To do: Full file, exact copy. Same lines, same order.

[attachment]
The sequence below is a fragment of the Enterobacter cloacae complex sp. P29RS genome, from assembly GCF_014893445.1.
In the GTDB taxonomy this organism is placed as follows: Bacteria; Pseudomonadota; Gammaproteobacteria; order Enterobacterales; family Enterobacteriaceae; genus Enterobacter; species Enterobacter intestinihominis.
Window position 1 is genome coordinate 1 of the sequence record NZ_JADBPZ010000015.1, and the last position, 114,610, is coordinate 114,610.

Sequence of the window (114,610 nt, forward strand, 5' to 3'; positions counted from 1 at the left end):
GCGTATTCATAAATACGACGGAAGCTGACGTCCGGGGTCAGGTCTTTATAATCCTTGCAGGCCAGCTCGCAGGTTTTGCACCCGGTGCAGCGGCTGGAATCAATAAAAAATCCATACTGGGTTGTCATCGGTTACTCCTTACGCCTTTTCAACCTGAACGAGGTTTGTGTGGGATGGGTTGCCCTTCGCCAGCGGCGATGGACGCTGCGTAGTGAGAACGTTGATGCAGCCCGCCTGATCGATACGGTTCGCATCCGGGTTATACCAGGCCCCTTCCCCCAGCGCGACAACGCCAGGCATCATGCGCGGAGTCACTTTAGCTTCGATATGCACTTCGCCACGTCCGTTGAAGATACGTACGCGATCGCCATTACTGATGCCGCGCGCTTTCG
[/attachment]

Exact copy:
The sequence below is a fragment of the Enterobacter cloacae complex sp. P29RS genome, from assembly GCF_014893445.1.
In the GTDB taxonomy this organism is placed as follows: Bacteria; Pseudomonadota; Gammaproteobacteria; order Enterobacterales; family Enterobacteriaceae; genus Enterobacter; species Enterobacter intestinihominis.
Window position 1 is genome coordinate 1 of the sequence record NZ_JADBPZ010000015.1, and the last position, 114,610, is coordinate 114,610.

Sequence of the window (114,610 nt, forward strand, 5' to 3'; positions counted from 1 at the left end):
GCGTATTCATAAATACGACGGAAGCTGACGTCCGGGGTCAGGTCTTTATAATCCTTGCAGGCCAGCTCGCAGGTTTTGCACCCGGTGCAGCGGCTGGAATCAATAAAAAATCCATACTGGGTTGTCATCGGTTACTCCTTACGCCTTTTCAACCTGAACGAGGTTTGTGTGGGATGGGTTGCCCTTCGCCAGCGGCGATGGACGCTGCGTAGTGAGAACGTTGATGCAGCCCGCCTGATCGATACGGTTCGCATCCGGGTTATACCAGGCCCCTTCCCCCAGCGCGACAACGCCAGGCATCATGCGCGGAGTCACTTTAGCTTCGATATGCACTTCGCCACGTCCGTTGAAGATACGTACGCGATCGCCATTACTGATGCCGCGCGCTTTCG